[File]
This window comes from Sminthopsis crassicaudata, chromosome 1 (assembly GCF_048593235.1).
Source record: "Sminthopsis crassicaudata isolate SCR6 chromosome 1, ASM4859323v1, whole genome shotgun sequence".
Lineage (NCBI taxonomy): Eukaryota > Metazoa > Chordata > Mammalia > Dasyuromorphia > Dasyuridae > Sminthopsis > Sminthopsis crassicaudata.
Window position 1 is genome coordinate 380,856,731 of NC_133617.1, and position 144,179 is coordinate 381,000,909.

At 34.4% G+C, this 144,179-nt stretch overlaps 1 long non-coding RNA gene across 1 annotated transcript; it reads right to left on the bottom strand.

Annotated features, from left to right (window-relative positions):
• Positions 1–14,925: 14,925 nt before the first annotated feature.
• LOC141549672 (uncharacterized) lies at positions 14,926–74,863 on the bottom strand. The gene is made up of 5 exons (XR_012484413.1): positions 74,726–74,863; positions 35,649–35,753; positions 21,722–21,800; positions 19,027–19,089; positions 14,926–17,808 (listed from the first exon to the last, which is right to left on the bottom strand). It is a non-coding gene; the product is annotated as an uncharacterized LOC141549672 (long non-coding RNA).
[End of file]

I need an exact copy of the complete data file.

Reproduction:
This window comes from Sminthopsis crassicaudata, chromosome 1 (assembly GCF_048593235.1).
Source record: "Sminthopsis crassicaudata isolate SCR6 chromosome 1, ASM4859323v1, whole genome shotgun sequence".
Lineage (NCBI taxonomy): Eukaryota > Metazoa > Chordata > Mammalia > Dasyuromorphia > Dasyuridae > Sminthopsis > Sminthopsis crassicaudata.
Window position 1 is genome coordinate 380,856,731 of NC_133617.1, and position 144,179 is coordinate 381,000,909.

At 34.4% G+C, this 144,179-nt stretch overlaps 1 long non-coding RNA gene across 1 annotated transcript; it reads right to left on the bottom strand.

Annotated features, from left to right (window-relative positions):
• Positions 1–14,925: 14,925 nt before the first annotated feature.
• LOC141549672 (uncharacterized) lies at positions 14,926–74,863 on the bottom strand. The gene is made up of 5 exons (XR_012484413.1): positions 74,726–74,863; positions 35,649–35,753; positions 21,722–21,800; positions 19,027–19,089; positions 14,926–17,808 (listed from the first exon to the last, which is right to left on the bottom strand). It is a non-coding gene; the product is annotated as an uncharacterized LOC141549672 (long non-coding RNA).